Local schoolchildren have been putting their green fingers to good use as they worked on a flowerbed in award winning Charlestown Village.
The village, winners of the small village section of the Translink Ulster In Bloom competition 2015, encouraged children of all ages to get involved in gardening by planting flowers in their own designated flowerbed.
Last year the children created a ‘Dolly Mixture’ flowerbed, planting any of the large variety of colours and types of plants available wherever they liked in the bed, creating a beautiful, albeit random, display.
This was such a success it was decided to repeat the project this year with 22 children and 18 adults from St. Mary’s Primary School, Carrick Primary School, Seagoe Primary School and Derrytrasna Integrated Playgroup coming together to work on the flowerbed.
After the flowerbed was complete, the children enjoyed some playtime and ice-lollies, while the adults enjoyed some well-earned peace and a chance to chat. At one point all the P2 boys from St. Mary’s Primary School briefly disappeared, to be swiftly located in their friend’s house which happened to be next to the flower bed, trying to switch on the X-Box.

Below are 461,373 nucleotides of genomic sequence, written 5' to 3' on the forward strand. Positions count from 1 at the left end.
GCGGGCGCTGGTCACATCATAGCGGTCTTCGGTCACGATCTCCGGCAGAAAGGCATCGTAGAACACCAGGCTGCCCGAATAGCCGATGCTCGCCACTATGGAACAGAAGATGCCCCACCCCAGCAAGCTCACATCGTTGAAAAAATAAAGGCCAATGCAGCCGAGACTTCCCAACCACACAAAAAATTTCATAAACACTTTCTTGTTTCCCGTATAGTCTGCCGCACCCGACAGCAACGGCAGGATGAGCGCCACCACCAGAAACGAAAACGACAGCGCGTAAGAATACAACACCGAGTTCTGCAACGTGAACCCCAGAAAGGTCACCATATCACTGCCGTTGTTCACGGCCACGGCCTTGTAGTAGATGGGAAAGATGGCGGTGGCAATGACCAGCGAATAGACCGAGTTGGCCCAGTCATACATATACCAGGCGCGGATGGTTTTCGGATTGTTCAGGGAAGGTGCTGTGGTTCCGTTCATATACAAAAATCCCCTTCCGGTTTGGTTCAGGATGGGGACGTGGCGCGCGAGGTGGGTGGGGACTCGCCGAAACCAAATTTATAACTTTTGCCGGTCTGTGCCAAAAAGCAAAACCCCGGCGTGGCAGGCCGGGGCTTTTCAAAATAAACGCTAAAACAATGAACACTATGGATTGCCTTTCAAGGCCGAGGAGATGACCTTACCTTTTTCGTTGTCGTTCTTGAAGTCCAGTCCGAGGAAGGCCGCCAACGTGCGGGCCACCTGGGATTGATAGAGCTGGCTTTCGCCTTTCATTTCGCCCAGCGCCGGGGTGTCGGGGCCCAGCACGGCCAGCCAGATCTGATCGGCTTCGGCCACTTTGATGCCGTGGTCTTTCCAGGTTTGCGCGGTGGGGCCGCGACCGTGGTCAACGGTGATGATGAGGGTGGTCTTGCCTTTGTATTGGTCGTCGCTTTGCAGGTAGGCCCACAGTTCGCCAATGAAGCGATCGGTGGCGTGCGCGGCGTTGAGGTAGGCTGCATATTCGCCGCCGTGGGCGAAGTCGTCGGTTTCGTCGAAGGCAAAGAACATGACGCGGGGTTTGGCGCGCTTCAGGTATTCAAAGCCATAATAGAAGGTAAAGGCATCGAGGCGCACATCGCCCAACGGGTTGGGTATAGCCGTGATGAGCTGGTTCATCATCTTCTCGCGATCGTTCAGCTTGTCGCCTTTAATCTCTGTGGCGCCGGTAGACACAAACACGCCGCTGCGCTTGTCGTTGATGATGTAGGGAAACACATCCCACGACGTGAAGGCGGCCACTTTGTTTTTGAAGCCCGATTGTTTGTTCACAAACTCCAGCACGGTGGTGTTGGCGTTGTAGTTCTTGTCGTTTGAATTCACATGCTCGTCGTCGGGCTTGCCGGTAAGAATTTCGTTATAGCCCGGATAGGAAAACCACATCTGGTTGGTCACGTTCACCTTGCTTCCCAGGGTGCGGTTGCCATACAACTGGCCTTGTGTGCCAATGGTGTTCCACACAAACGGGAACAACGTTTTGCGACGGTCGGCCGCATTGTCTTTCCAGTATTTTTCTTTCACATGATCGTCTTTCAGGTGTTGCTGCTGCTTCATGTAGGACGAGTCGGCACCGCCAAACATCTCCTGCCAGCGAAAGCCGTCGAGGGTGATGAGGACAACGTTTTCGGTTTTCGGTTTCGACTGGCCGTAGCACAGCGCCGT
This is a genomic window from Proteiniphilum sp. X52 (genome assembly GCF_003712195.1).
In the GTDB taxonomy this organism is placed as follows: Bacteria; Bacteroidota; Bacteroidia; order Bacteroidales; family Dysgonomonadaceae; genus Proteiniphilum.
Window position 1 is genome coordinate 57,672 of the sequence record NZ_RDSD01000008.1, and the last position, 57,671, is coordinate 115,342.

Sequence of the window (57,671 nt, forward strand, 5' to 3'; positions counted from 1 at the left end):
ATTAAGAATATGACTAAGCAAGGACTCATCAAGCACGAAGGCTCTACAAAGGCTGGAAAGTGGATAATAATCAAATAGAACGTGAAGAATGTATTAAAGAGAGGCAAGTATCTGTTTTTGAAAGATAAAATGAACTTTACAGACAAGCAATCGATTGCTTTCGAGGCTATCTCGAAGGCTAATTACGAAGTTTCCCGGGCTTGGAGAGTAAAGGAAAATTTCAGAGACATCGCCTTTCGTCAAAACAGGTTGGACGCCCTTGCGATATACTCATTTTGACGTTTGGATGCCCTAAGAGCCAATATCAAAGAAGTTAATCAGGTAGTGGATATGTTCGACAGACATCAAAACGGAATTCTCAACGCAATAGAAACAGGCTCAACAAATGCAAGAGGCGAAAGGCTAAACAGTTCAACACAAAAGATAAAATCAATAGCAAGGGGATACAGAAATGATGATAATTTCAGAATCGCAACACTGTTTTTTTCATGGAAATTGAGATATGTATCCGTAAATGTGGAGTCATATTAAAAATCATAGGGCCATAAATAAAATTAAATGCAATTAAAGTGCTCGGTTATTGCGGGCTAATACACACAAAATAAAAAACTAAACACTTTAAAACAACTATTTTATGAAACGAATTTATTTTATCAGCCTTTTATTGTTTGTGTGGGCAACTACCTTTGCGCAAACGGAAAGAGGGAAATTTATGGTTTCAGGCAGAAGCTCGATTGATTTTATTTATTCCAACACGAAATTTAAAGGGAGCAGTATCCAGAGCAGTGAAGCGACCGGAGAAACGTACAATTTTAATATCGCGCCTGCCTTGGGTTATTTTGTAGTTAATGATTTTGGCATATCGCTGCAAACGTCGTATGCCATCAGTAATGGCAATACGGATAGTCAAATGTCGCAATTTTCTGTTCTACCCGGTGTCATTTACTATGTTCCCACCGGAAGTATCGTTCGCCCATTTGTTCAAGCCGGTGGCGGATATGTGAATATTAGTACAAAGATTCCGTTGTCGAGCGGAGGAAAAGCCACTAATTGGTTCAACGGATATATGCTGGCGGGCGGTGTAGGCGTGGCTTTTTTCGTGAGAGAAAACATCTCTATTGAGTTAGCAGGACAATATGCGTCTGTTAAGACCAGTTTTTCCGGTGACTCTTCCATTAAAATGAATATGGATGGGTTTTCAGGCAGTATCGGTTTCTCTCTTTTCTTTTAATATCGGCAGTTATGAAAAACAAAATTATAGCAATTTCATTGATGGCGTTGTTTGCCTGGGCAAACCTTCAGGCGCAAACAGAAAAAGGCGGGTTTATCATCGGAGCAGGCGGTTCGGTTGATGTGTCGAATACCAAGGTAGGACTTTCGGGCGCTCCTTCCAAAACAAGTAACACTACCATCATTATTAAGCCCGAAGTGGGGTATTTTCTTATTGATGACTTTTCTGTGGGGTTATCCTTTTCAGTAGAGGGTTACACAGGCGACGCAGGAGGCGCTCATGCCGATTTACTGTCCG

A big thank you to the teacher, parents, children and residents who made it possible for such an enjoyable and memorable day.
The Translink Ulster in Bloom competition continues to blossom and attract great interest and support from: councils; local ‘In – Bloom’ committees; the business community; and many residents from across Northern Ireland.
The 2016 competition Translink Ulster in Bloom is underway and the competition judges will be out and about this summer to assess plant and floral presentations in villages, towns and cities right across Northern Ireland.
In 2015, all 11 new council areas participated entering a total of 132 places in the various categories of cities, towns and villages.
The judging panel reported a very noticeable improvement in standards of horticulture and also noted a significant improvement in the standard of cleanliness.
Places are judged using the criteria set by the Royal Horticultural Society (RHS).
The key areas focused on are horticultural achievement, environmental responsibility and community participation.